News portals don't always seem to be receptive to contemporary design and the use of new technologies such as HTML5 or CSS3. Often, a fixed layout is used, only supporting the vintage banner advertisement. A notable exception is the website of the US-American news portal Bloomberg, which is internationally known for its economic news.
Responsive Layout and Clear Navigation
While many news websites have different versions for mobile and desktop users, Bloomberg
uses only one responsive design. On the desktop, the clearly organized navigation is placed in the header. This is also true for menus. On the top of the page, there is a slim black bar that contains links to the company, its products and more. Below that, there is a larger area containing the actual navigation. Using few links, the user can quickly access the portal's main areas as well as the search functionality. A layer that shows additional links and teasers to recent articles, sensitive to the where the visitor just is, pops up on mouse-over.
An arrow button shows you the detailed navigation pop-up. It allows you to directly access sub-pages of the respective main areas. The navigation also contains links to the other news pages „Politics“ and „View“. Bloomberg's navigation bridges the large gap between clarity and detail.
If needed, the navigation can simply be expanded. This way, the user does not instantly get confronted with a plethora of menu options and links and can access different content very comfortably.
On the mobile version, the navigation is restricted to the arrow button and the search box, so that the mobile navigation is very clear as well.
What is also nice is that Bloomberg forgoes an overloaded footer. This role model of a footer only contains a few links.
Multi Columns that Self-adjust
The number of columns shrinks with slimmer representation. First, the right column disappears and with even narrower representation, the left one disappears as well. In mobile view, there is only one column remaining. As it should be on a proper responsive layout, the columns don't just disappear but are reintegrated at the bottom of the remaining columns.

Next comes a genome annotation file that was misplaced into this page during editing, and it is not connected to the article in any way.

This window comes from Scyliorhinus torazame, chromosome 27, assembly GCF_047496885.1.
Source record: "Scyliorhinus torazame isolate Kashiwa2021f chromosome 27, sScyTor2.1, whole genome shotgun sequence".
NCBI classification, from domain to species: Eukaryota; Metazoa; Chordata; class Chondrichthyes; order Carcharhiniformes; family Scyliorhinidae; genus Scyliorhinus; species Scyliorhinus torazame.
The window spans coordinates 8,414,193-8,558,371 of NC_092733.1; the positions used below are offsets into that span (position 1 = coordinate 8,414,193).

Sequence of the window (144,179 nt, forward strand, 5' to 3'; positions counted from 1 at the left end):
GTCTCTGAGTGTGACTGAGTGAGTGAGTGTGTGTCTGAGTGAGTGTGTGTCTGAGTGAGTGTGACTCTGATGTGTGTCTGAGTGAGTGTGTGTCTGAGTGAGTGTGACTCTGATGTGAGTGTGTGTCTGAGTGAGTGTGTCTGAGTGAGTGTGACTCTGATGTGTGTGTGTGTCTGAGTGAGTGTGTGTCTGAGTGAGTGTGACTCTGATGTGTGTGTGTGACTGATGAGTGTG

As the areas for top news, comments and opinions are distinct in colours anyway, they can also be easily integrated into the remaining columns and still remain separate from the article teasers.
HTML5 and CSS3 – but Flash-Videos
The source text and the use of HTML5 and CSS3 are also exemplary for the most part. Besides the „<main>“ element, certain elements are marked up with the „<section>“ element. Teaser and articles are enclosed via „<article>“ elements. Only the navigation is not enclosed with the fitting „<nav>“ element.
Other HTML elements are used as well. For example, the „<time>“ element is used to declare the release date of an article.
Concerning design modern CSS3 is used. However, there are only very few CSS3 animations. These are used for the insertion of social media links. While, on the desktop, the links fade in on mouseover, mobile users can make them pop-up by clicking a button.
By default, the website's videos are provided via Flash. Only on mobile devices they are offered in HTML5. This is surprising as for the most part, HTML5 is used on the page.
Prominent Colorful Design
Concerning design, the choice of color is adventurous considering the website's focus on economic and political news. The base color is a shining dark blue, which is complemented by other, more vibrant colours. Every section has its own colours.
While the design of the landing page is rather timid and conservative, with the vibrant colours only used for lines and headlines, the overview pages of the different topics are much more colorful.
This is where the accent colours are moved into the foreground and create a unique, strong design. This shows the significant difference between Bloomberg and other news portals. The layout of the overview pages differs from each other. Only the header's layout is always the same, even though its color changes with different topic sections.
Discrete Advertisement and Accessibility
Free service can not work without advertisement. This is not any different for Bloomberg. However, the website stays away from huge banners. Most of the time, there is a banner in the top area and a few in between the columns. The banners are always placed discreetly and never hide any content of the actual site.
As HTML5 elements are used, most content is labeled in a way that even screen readers can interpret it accordingly. The only thing that could be criticized is that additional ARIA traits could have created a better labeling of certain elements for visually impaired readers.
Bloomberg's website is definitely one of the best practices for news portals in terms of design and technology. Responsivity and the use of HTML5 and CSS3 are why this site is an example of proper web development. Of course, there is room for optimization in some aspects. Still, Bloomberg does not need to fear comparison with its competition.
Photo by Nathan da Silva on Unsplash